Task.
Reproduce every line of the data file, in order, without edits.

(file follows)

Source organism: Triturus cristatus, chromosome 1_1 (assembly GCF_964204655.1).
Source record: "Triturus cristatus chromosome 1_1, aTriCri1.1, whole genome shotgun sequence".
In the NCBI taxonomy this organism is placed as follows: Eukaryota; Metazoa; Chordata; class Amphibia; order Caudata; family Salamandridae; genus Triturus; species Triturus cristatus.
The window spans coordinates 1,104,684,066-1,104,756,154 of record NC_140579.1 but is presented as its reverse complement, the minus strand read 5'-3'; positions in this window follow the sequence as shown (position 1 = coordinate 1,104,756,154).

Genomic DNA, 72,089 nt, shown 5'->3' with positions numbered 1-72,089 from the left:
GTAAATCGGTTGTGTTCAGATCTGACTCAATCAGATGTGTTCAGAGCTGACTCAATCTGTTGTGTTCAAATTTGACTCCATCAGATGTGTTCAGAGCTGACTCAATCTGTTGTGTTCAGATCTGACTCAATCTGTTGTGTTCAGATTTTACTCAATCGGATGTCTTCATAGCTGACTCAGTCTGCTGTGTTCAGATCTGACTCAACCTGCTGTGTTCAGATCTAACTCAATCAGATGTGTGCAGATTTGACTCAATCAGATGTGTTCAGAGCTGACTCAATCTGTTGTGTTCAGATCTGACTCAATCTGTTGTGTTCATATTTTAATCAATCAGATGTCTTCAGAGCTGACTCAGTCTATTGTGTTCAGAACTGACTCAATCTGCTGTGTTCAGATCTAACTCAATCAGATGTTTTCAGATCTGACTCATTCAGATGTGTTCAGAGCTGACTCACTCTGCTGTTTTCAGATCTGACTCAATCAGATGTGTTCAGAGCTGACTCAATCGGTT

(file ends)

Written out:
Source organism: Triturus cristatus, chromosome 1_1 (assembly GCF_964204655.1).
Source record: "Triturus cristatus chromosome 1_1, aTriCri1.1, whole genome shotgun sequence".
In the NCBI taxonomy this organism is placed as follows: Eukaryota; Metazoa; Chordata; class Amphibia; order Caudata; family Salamandridae; genus Triturus; species Triturus cristatus.
The window spans coordinates 1,104,684,066-1,104,756,154 of record NC_140579.1 but is presented as its reverse complement, the minus strand read 5'-3'; positions in this window follow the sequence as shown (position 1 = coordinate 1,104,756,154).

Genomic DNA, 72,089 nt, shown 5'->3' with positions numbered 1-72,089 from the left:
GTAAATCGGTTGTGTTCAGATCTGACTCAATCAGATGTGTTCAGAGCTGACTCAATCTGTTGTGTTCAAATTTGACTCCATCAGATGTGTTCAGAGCTGACTCAATCTGTTGTGTTCAGATCTGACTCAATCTGTTGTGTTCAGATTTTACTCAATCGGATGTCTTCATAGCTGACTCAGTCTGCTGTGTTCAGATCTGACTCAACCTGCTGTGTTCAGATCTAACTCAATCAGATGTGTGCAGATTTGACTCAATCAGATGTGTTCAGAGCTGACTCAATCTGTTGTGTTCAGATCTGACTCAATCTGTTGTGTTCATATTTTAATCAATCAGATGTCTTCAGAGCTGACTCAGTCTATTGTGTTCAGAACTGACTCAATCTGCTGTGTTCAGATCTAACTCAATCAGATGTTTTCAGATCTGACTCATTCAGATGTGTTCAGAGCTGACTCACTCTGCTGTTTTCAGATCTGACTCAATCAGATGTGTTCAGAGCTGACTCAATCGGTT